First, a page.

Devil in Pinstripes is an interesting story that offers a behind the scenes look at the operating system of banking and financial institutions. The author, Ravi Subramanian is a career banker who offers great insight into the world of monetary organizations through this tale of hard work, perseverance and ambition. Contrarily, this is also a tale of power struggles, politics and dirty deeds to make a rise to the top.
Anyone who has read the author’s previous book If God Was A Banker, will agree that there is a lot of similarity in between the two books. Both the stories are based on banking institutions and the characters at times almost feel ‘borrowed’ from the author’s first success. However, one has to also bear in mind that the author himself is an IIM Bangalore alumni who has had extensive experience in this field. That being said, I still wish that Mr. Subramanian was a little bit more adventurous to be able to bet his bottom dollar on something other than a mid-day version of the Financial Times. This of course, is not at all due to the lack of strength or flow in the storyline, but rather because of the extremely interesting narrative.
Written in a past-present-past fashion; the events in the characters’ lives take the story into a flashback which add up and lead to the current events. In spite of this past-present mode which the story follows, Subramanian keeps the story intact and glued together throughout.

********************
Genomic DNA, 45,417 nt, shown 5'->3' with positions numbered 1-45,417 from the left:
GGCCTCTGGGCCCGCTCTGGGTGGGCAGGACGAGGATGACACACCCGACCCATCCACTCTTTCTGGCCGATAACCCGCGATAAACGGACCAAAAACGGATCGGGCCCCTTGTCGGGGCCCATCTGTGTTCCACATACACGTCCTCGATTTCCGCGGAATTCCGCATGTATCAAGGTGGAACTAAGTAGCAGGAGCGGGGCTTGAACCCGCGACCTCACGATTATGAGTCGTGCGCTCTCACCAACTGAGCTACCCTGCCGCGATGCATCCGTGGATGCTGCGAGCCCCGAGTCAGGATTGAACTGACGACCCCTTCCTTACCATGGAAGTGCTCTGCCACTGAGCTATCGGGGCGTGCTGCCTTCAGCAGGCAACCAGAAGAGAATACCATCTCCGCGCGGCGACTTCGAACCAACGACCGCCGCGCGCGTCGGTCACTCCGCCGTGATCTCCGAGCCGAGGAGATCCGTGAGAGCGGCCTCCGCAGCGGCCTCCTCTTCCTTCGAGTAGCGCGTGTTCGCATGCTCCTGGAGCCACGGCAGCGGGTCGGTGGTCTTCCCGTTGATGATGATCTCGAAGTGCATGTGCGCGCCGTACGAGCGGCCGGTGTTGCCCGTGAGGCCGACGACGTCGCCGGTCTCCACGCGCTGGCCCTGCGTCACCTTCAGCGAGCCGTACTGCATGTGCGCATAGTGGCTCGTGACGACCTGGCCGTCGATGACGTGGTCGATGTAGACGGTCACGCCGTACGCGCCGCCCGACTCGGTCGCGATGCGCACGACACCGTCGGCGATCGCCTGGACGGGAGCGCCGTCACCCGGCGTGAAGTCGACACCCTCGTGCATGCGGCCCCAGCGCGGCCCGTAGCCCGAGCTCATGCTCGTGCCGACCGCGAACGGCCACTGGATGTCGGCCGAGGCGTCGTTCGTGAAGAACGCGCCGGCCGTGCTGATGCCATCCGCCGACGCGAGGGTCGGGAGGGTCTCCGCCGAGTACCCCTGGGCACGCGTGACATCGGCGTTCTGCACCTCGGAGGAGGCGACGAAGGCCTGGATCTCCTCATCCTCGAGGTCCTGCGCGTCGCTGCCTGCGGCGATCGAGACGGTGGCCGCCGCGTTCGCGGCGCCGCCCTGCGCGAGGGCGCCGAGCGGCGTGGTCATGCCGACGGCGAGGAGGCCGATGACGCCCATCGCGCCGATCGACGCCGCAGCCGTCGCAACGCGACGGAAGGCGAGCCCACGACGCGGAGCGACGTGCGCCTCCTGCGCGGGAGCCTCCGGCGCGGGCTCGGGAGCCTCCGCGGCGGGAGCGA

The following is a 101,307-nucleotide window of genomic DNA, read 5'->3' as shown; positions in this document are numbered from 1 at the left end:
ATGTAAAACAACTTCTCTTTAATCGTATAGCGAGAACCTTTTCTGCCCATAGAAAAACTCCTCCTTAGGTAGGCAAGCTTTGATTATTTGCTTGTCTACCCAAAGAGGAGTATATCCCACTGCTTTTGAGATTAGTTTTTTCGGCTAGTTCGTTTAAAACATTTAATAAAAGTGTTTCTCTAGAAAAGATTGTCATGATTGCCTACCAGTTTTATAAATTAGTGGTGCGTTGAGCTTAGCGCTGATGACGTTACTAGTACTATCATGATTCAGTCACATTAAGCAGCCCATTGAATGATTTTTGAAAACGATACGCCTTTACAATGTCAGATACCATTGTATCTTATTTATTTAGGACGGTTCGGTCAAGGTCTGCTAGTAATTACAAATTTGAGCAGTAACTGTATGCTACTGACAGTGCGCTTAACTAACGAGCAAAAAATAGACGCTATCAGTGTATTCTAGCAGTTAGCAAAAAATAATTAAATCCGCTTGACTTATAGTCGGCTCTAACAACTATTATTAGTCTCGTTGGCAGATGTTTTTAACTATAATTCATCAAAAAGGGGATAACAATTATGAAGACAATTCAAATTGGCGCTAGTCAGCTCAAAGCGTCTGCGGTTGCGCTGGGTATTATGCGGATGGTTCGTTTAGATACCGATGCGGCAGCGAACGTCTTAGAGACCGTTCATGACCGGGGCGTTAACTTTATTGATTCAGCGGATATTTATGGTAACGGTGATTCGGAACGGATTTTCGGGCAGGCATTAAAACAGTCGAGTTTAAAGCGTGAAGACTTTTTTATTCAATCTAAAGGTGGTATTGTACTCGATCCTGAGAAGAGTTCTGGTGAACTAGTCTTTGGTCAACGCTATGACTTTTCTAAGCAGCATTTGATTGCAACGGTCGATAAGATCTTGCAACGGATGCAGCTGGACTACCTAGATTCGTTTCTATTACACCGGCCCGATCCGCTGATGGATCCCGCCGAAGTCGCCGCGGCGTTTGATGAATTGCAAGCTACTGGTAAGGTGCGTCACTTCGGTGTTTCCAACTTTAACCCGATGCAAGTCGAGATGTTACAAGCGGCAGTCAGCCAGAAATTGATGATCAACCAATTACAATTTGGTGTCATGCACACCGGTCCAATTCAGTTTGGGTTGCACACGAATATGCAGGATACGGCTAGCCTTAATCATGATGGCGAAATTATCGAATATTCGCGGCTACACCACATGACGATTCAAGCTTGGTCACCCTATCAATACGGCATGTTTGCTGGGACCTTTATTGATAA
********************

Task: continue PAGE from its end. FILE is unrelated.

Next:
The entire plot seems simple enough. Amit an ambitious MBA, lands into an MNC bank. A big job and big pay package help him to get married very soon. As he starts a new life with his wife Chanda, a biotechnologist who ends up working as a banker, Amit finds himself surrounded by plots, politics and dirty scams which must necessarily be realized in order to survive the world he has chosen. What follows is a naked, shameless peep offered by the author into the world of MNC banking. A story about corporate fraud, corporate in-house power struggles, and the dirty world of office politics where people would not think twice before stabbing someone in the back.
This is more than just a novel. Not only would it make a great read for every professional, especially those working in MNC’s, these 279 pages will explain very clearly and show by example rather than theory, something that a lot of other books cannot. The story of Amit and his dream will tell how office politics are played and how dirty they can get and how to tackle them; it exposes the rampant corporate frauds committed by banking companies and their executives and why they are continuing to do so each day. This is a thriller novel with a giant corporate fraud at the end of it, a book which will quietly reinforce what each of us dreads is true… that corruption does indeed start from the top.